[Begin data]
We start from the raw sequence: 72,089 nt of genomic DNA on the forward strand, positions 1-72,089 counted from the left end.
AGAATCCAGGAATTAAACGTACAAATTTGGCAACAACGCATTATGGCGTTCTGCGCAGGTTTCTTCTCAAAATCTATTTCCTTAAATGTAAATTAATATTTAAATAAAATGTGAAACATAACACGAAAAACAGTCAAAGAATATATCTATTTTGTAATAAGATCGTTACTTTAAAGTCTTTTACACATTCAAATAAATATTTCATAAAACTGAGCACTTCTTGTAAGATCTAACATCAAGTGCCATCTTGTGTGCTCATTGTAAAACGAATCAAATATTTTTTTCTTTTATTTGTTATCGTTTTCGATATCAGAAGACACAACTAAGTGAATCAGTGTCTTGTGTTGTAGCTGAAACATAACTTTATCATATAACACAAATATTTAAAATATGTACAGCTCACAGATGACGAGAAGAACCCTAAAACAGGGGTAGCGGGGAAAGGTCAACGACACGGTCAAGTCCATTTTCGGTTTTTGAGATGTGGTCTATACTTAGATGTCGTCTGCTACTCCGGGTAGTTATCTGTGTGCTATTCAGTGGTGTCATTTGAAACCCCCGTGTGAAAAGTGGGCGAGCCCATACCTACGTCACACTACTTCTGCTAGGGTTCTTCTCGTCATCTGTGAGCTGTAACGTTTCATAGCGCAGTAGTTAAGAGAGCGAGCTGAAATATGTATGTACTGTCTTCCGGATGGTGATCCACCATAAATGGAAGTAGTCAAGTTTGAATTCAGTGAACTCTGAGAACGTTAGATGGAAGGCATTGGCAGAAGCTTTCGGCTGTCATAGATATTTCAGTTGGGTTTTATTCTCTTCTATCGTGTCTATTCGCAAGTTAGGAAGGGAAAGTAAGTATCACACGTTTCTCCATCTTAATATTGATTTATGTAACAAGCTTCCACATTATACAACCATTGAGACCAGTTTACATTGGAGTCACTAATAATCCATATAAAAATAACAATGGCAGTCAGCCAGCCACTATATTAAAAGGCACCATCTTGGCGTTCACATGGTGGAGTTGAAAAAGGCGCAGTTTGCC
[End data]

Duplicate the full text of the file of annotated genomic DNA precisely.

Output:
We start from the raw sequence: 72,089 nt of genomic DNA on the forward strand, positions 1-72,089 counted from the left end.
AGAATCCAGGAATTAAACGTACAAATTTGGCAACAACGCATTATGGCGTTCTGCGCAGGTTTCTTCTCAAAATCTATTTCCTTAAATGTAAATTAATATTTAAATAAAATGTGAAACATAACACGAAAAACAGTCAAAGAATATATCTATTTTGTAATAAGATCGTTACTTTAAAGTCTTTTACACATTCAAATAAATATTTCATAAAACTGAGCACTTCTTGTAAGATCTAACATCAAGTGCCATCTTGTGTGCTCATTGTAAAACGAATCAAATATTTTTTTCTTTTATTTGTTATCGTTTTCGATATCAGAAGACACAACTAAGTGAATCAGTGTCTTGTGTTGTAGCTGAAACATAACTTTATCATATAACACAAATATTTAAAATATGTACAGCTCACAGATGACGAGAAGAACCCTAAAACAGGGGTAGCGGGGAAAGGTCAACGACACGGTCAAGTCCATTTTCGGTTTTTGAGATGTGGTCTATACTTAGATGTCGTCTGCTACTCCGGGTAGTTATCTGTGTGCTATTCAGTGGTGTCATTTGAAACCCCCGTGTGAAAAGTGGGCGAGCCCATACCTACGTCACACTACTTCTGCTAGGGTTCTTCTCGTCATCTGTGAGCTGTAACGTTTCATAGCGCAGTAGTTAAGAGAGCGAGCTGAAATATGTATGTACTGTCTTCCGGATGGTGATCCACCATAAATGGAAGTAGTCAAGTTTGAATTCAGTGAACTCTGAGAACGTTAGATGGAAGGCATTGGCAGAAGCTTTCGGCTGTCATAGATATTTCAGTTGGGTTTTATTCTCTTCTATCGTGTCTATTCGCAAGTTAGGAAGGGAAAGTAAGTATCACACGTTTCTCCATCTTAATATTGATTTATGTAACAAGCTTCCACATTATACAACCATTGAGACCAGTTTACATTGGAGTCACTAATAATCCATATAAAAATAACAATGGCAGTCAGCCAGCCACTATATTAAAAGGCACCATCTTGGCGTTCACATGGTGGAGTTGAAAAAGGCGCAGTTTGCC